The enlightened conservative is aware of his own bias, but he is also aware that his conservative bias is a necessary corrective to the liberal bias of his political opponents.

Yet despite his willingness to accept some reforms, the enlightened conservative will — and should — remain deeply suspicious of all causes. As he sees it, a cause is to politics what fanaticism is to religion — a plague to be avoided at all costs. It is the Methodism run amok in the body politic, with its disruptive revivals, full of hysterical outbursts and much unnecessary agitation. Political causes, like religious revivals, aim to improve the human lot, but they have an unfortunate tendency to promise far more than they ever achieve. They stir things up for a while, but, for better or worse, eventually the stirring stops, and everything goes back to the way it was before — if we’re lucky.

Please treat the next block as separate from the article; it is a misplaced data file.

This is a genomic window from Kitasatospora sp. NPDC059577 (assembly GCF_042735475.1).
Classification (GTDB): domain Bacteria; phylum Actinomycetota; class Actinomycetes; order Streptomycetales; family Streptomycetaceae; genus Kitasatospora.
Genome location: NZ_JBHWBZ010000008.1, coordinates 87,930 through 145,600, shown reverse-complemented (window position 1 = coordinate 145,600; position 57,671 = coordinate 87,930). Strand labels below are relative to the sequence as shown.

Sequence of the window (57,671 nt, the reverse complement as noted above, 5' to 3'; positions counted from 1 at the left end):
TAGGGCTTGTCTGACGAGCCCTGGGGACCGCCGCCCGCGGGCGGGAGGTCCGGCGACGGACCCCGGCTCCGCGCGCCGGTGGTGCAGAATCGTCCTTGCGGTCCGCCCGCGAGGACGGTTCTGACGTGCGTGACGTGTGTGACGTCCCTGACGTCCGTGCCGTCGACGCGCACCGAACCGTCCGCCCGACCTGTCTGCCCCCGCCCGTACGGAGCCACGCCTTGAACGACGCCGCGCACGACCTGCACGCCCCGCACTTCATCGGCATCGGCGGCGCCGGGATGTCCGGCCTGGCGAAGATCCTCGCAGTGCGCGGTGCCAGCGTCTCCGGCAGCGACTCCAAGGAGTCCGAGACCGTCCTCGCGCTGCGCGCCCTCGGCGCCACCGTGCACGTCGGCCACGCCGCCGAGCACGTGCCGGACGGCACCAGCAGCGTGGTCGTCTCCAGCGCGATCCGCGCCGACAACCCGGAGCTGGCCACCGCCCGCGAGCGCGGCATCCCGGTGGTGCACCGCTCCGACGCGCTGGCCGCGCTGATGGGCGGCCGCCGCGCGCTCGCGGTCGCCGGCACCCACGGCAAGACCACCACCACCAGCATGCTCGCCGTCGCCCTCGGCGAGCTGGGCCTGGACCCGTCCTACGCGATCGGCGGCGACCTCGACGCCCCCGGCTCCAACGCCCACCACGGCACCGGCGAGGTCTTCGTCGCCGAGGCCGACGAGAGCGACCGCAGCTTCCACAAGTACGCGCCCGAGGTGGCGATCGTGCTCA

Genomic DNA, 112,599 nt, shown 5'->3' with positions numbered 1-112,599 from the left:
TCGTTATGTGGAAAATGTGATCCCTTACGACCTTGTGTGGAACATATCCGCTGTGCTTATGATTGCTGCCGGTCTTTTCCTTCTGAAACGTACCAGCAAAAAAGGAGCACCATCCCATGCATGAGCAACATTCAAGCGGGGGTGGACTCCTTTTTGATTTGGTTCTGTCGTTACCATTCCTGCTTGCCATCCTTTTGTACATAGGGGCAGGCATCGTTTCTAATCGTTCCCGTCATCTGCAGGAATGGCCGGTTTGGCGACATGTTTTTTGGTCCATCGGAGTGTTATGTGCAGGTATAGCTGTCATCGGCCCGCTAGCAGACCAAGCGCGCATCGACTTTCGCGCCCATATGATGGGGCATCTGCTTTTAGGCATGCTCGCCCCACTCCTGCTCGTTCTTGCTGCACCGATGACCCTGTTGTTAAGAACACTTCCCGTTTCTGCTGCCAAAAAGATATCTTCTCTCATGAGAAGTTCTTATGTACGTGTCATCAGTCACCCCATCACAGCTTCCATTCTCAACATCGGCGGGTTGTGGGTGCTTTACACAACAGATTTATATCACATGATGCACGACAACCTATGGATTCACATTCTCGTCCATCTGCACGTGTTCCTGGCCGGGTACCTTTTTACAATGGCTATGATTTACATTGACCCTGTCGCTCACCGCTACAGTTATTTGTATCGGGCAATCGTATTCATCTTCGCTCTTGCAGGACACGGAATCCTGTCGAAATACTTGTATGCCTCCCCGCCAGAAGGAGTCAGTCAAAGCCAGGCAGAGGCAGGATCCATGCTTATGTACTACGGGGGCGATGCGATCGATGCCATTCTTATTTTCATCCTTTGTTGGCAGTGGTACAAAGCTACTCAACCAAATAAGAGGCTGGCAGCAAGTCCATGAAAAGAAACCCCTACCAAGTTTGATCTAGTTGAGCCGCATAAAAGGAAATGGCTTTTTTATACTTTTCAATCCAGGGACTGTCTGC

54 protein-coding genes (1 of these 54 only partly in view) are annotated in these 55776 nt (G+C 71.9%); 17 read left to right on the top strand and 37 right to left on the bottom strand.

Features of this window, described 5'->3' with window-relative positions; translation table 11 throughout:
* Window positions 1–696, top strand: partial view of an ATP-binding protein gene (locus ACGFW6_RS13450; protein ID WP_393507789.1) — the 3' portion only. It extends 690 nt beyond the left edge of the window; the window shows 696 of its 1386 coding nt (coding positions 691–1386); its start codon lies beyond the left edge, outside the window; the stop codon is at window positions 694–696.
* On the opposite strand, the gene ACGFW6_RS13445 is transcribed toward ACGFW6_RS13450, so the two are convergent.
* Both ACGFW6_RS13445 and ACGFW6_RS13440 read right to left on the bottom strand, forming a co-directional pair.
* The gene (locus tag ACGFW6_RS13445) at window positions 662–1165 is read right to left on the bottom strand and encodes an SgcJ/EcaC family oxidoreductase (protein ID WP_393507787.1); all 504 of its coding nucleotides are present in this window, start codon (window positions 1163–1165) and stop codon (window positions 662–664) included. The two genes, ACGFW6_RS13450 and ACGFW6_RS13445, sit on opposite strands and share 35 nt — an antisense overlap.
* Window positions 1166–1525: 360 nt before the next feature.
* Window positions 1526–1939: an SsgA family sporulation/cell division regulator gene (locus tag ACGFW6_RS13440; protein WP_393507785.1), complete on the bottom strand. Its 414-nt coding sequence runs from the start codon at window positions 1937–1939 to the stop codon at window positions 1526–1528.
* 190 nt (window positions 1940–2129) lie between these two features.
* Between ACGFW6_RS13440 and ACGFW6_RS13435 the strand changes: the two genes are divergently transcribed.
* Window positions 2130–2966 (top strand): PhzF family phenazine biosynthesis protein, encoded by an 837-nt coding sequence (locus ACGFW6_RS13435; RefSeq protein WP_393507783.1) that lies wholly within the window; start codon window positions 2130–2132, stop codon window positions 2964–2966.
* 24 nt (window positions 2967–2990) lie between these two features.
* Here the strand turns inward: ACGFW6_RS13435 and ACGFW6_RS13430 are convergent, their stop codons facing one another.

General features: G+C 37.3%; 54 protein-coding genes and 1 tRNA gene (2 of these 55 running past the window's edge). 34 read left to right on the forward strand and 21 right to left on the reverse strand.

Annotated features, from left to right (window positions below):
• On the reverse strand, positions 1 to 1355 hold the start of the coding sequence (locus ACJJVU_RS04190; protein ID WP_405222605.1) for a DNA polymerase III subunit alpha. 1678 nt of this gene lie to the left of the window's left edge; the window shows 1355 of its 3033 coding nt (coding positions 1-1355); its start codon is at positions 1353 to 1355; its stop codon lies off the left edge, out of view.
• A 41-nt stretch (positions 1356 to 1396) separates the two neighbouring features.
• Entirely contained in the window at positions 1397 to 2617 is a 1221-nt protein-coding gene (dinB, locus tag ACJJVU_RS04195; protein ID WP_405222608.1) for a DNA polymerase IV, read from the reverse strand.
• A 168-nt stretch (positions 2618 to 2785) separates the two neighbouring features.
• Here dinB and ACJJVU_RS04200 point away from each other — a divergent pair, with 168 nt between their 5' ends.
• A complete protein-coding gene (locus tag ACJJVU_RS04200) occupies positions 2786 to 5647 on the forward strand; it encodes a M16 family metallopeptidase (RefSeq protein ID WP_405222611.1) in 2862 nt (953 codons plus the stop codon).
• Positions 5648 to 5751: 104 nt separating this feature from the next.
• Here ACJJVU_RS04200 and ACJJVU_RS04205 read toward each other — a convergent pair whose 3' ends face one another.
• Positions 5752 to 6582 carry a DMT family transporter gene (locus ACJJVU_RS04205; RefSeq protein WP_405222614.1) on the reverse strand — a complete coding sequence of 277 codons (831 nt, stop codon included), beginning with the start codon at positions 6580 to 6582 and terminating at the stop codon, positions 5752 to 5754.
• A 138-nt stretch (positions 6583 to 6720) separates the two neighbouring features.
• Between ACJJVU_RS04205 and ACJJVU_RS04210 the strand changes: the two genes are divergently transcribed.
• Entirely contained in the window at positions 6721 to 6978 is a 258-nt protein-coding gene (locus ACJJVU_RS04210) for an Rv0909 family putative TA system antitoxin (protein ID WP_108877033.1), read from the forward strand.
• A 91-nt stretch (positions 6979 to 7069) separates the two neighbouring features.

This is why Private Willis’s enlightened conservatism is so relevant for American conservatives today. For we are living in an era in which conservatism itself is in danger of becoming just another cause — and a rather radical one at that. The Tea Party movement, for example, is a passionate cause, and it embodies the same kind of revivalist frenzy that the enlightened conservative has always feared and distrusted. Far from being victims of the status quo bias, Tea Party conservatives want to shake up the system and overturn the establishment. Fond of invoking the revolutionary ideals of our distant past, these strange new conservatives seek drastic change and sweeping reforms, and this alone is enough to arouse the misgivings of the old-fashioned enlightened conservative, assuming that there are still any around.